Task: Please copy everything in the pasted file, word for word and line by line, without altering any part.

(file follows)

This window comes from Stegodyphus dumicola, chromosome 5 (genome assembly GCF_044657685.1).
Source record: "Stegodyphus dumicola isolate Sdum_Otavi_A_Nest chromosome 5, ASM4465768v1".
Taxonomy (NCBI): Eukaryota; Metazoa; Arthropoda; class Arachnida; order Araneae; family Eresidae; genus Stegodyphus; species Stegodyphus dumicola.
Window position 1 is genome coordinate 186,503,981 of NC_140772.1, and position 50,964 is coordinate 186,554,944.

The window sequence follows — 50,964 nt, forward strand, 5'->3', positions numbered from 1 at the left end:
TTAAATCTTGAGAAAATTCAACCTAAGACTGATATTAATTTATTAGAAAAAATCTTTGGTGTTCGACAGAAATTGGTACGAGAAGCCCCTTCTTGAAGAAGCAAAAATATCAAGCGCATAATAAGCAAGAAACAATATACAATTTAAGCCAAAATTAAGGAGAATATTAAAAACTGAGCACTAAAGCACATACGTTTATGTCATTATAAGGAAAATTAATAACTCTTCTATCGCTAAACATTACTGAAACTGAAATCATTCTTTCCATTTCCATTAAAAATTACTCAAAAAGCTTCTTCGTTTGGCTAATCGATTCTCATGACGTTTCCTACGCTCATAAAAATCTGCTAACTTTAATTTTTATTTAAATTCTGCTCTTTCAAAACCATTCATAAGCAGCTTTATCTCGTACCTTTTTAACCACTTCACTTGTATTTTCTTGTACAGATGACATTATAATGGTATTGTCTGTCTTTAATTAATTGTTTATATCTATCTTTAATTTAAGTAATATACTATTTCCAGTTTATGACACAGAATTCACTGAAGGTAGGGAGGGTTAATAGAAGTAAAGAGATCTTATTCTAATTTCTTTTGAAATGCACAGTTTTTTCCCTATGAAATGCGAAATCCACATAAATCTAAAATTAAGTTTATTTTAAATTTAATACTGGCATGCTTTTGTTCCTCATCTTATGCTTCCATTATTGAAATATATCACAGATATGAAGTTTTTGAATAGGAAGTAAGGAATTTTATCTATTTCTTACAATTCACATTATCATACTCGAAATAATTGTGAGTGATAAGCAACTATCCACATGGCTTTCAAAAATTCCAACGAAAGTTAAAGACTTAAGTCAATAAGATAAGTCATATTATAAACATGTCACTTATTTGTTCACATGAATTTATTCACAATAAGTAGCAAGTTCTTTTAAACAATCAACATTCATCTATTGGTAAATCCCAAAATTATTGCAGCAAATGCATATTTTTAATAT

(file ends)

This window comes from Stegodyphus dumicola, chromosome 5 (genome assembly GCF_044657685.1).
Source record: "Stegodyphus dumicola isolate Sdum_Otavi_A_Nest chromosome 5, ASM4465768v1".
Taxonomy (NCBI): Eukaryota; Metazoa; Arthropoda; class Arachnida; order Araneae; family Eresidae; genus Stegodyphus; species Stegodyphus dumicola.
Window position 1 is genome coordinate 186,503,981 of NC_140772.1, and position 50,964 is coordinate 186,554,944.

The window sequence follows — 50,964 nt, forward strand, 5'->3', positions numbered from 1 at the left end:
TTAAATCTTGAGAAAATTCAACCTAAGACTGATATTAATTTATTAGAAAAAATCTTTGGTGTTCGACAGAAATTGGTACGAGAAGCCCCTTCTTGAAGAAGCAAAAATATCAAGCGCATAATAAGCAAGAAACAATATACAATTTAAGCCAAAATTAAGGAGAATATTAAAAACTGAGCACTAAAGCACATACGTTTATGTCATTATAAGGAAAATTAATAACTCTTCTATCGCTAAACATTACTGAAACTGAAATCATTCTTTCCATTTCCATTAAAAATTACTCAAAAAGCTTCTTCGTTTGGCTAATCGATTCTCATGACGTTTCCTACGCTCATAAAAATCTGCTAACTTTAATTTTTATTTAAATTCTGCTCTTTCAAAACCATTCATAAGCAGCTTTATCTCGTACCTTTTTAACCACTTCACTTGTATTTTCTTGTACAGATGACATTATAATGGTATTGTCTGTCTTTAATTAATTGTTTATATCTATCTTTAATTTAAGTAATATACTATTTCCAGTTTATGACACAGAATTCACTGAAGGTAGGGAGGGTTAATAGAAGTAAAGAGATCTTATTCTAATTTCTTTTGAAATGCACAGTTTTTTCCCTATGAAATGCGAAATCCACATAAATCTAAAATTAAGTTTATTTTAAATTTAATACTGGCATGCTTTTGTTCCTCATCTTATGCTTCCATTATTGAAATATATCACAGATATGAAGTTTTTGAATAGGAAGTAAGGAATTTTATCTATTTCTTACAATTCACATTATCATACTCGAAATAATTGTGAGTGATAAGCAACTATCCACATGGCTTTCAAAAATTCCAACGAAAGTTAAAGACTTAAGTCAATAAGATAAGTCATATTATAAACATGTCACTTATTTGTTCACATGAATTTATTCACAATAAGTAGCAAGTTCTTTTAAACAATCAACATTCATCTATTGGTAAATCCCAAAATTATTGCAGCAAATGCATATTTTTAATAT